The clock is ticking on what is likely to be Congress’s most consequential debate of 2023. House Speaker Kevin McCarthy (R-Calif.) and President Biden are increasingly dug in over McCarthy’s demand to cut spending in exchange for Congress raising the debt ceiling, with a deadline looming this summer.
The AP-NORC poll shows that Americans, by and large, like the idea of spending cuts. Fully 60 percent say the government is spending too much, while just 16 percent say it’s spending too little. An additional 22 percent say it’s spending about the right amount.
It’s one of the biggest splits since the tea party era in favor of the idea that the government spends too much. In 2020 and 2018, for example, the same poll showed more Americans thought we were spending too little than too much. And such polls are already being cited as a mandate for the House GOP’s debt-ceiling strategy.
But the poll also shows how quickly that falls apart when you start getting even a little into the specifics.
The poll expanded on its overall question by isolating 16 areas where spending could theoretically be cut. In only one area specifically did a majority say that the government was spending too much in that area specifically: assistance to other countries, at 69 percent. (Many Republicans think we’re spending too much to help Ukraine, which could help explain that.)
But this kind of foreign aid is usually less than 1 percent of the budget, meaning any savings there would be meager. And Americans overwhelmingly oppose cutting spending in the areas in which doing so could actually make a dent in the federal budget deficit.
About 6 in 10 say the government is spending “too little” on Social Security, Medicare, health care more broadly, education and infrastructure. On none of these areas do even 1 in 5 Americans agree that we’re spending too much.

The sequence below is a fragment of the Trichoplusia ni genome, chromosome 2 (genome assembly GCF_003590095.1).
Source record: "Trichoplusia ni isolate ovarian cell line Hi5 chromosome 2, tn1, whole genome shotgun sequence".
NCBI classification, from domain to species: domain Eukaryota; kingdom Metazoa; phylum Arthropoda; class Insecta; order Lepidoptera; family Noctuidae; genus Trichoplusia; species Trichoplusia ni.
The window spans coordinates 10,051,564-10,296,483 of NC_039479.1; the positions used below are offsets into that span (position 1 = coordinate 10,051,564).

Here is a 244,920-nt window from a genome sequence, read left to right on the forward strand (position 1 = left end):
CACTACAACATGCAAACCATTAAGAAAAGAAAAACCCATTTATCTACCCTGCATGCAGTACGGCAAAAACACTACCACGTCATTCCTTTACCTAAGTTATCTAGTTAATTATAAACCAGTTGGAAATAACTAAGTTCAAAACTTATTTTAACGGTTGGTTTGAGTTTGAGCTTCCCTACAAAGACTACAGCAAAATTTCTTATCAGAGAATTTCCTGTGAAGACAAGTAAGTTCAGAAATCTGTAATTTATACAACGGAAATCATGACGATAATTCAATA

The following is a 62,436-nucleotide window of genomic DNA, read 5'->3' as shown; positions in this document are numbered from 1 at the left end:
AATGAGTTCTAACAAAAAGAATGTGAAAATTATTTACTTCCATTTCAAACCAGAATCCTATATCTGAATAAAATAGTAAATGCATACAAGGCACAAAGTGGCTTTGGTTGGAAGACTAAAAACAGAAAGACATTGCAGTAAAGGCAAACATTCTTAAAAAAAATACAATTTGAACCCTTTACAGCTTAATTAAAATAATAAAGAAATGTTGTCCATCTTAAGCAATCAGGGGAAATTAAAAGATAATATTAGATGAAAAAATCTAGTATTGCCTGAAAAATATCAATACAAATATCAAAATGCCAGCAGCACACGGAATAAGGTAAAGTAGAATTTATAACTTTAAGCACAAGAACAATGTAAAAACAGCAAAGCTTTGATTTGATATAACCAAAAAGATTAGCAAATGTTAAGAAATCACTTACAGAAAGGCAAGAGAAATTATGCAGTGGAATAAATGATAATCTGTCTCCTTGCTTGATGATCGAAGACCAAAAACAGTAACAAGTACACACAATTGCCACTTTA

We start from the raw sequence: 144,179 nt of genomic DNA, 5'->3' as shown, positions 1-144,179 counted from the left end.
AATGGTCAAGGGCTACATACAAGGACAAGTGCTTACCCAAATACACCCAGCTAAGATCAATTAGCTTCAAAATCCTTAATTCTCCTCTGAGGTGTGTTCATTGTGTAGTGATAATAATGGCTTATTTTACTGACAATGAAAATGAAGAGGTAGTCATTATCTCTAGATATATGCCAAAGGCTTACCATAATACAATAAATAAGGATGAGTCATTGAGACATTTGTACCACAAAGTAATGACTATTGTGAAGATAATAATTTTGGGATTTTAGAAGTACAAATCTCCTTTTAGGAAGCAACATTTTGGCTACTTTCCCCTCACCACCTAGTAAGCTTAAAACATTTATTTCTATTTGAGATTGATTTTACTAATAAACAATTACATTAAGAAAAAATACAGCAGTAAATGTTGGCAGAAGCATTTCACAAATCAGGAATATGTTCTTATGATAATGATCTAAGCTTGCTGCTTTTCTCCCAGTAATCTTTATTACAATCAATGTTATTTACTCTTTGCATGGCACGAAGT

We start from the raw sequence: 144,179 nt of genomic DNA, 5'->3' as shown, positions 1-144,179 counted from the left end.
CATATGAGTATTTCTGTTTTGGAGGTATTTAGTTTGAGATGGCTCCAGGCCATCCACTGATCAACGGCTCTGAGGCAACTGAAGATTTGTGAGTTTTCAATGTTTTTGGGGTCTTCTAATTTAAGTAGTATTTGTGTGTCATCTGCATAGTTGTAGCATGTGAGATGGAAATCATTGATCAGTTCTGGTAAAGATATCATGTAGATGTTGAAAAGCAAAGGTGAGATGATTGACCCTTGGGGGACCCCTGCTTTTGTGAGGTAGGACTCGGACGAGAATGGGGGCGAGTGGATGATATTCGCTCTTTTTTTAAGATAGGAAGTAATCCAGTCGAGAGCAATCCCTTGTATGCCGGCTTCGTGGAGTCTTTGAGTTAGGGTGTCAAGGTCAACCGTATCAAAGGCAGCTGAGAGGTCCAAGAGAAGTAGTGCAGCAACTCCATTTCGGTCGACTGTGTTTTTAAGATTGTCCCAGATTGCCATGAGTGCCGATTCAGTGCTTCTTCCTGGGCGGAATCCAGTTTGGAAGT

These things actually combine for a majority of the federal budget. Health care accounts for about one-quarter of the budget. Social Security, on which only 7 percent say we’re spending too much, accounts for about one-fifth of the budget.
Those numbers explain why McCarthy has effectively said that Medicare and Social Security are off the table in debt-ceiling negotiations. But finding significant cuts elsewhere is extremely difficult.
The other really big chunk of the budget? Defense spending, which is about one-eighth of it. The poll shows more openness to cutting there, but still, only 29 percent of Americans say we’re spending too much, while more — 35 percent — say we’re spending too little. (Again, Ukraine could be the reason here, though the Pentagon has sought to separate Ukraine funding from its overall budget request.)
Republicans have occasionally spotlighted defense as an area where spending could be cut, but even there the difficulties are apparent. Some Republicans have argued for increasing defense spending beyond the levels requested by the Biden administration, and McCarthy has taken care to argue that what Republicans are talking about is freezing defense spending than cutting it.
The numbers echo data from other pollsters. The Pew Research Center in 2019, for instance, asked about whether Americans wanted more or less spending in 13 areas. In only one did more than one-quarter want spending reduced: again, foreign aid (specifically, assistance to the needy in the world). Only about one-quarter wanted to cut military defense spending.
And in every case, more Americans wanted to increase spending rather than cut it. Fewer than 1 in 10 wanted cuts in any of the other areas mentioned above from the AP-NORC poll.
The problem for McCarthy and the GOP is that once you exclude these big-ticket items, it becomes virtually impossible to balance the budget or even come close to substantial cuts. A recent study from the Committee for a Responsible Federal Budget showed that if you take defense, veterans, Social Security and Medicare spending cuts off the table, you would need to cut 85 percent of the remaining budget to balance it within 10 years, as House Republicans have said they aim to do.
For these reasons, McCarthy and Republicans have been reluctant to publicly propose specific cuts, and Biden is pressing them to do so, in the form of an actual budget. McCarthy has responded that it’s unnecessary to propose one since the budget is handled separately from the debt ceiling.
This poll shows why McCarthy would prefer this debate remain in the abstract, but at some point it will have to involve actual proposed cuts.
And assuming the proposed cuts are actually substantial, they are very likely to give even the many Americans who think the government spends too much something to hate.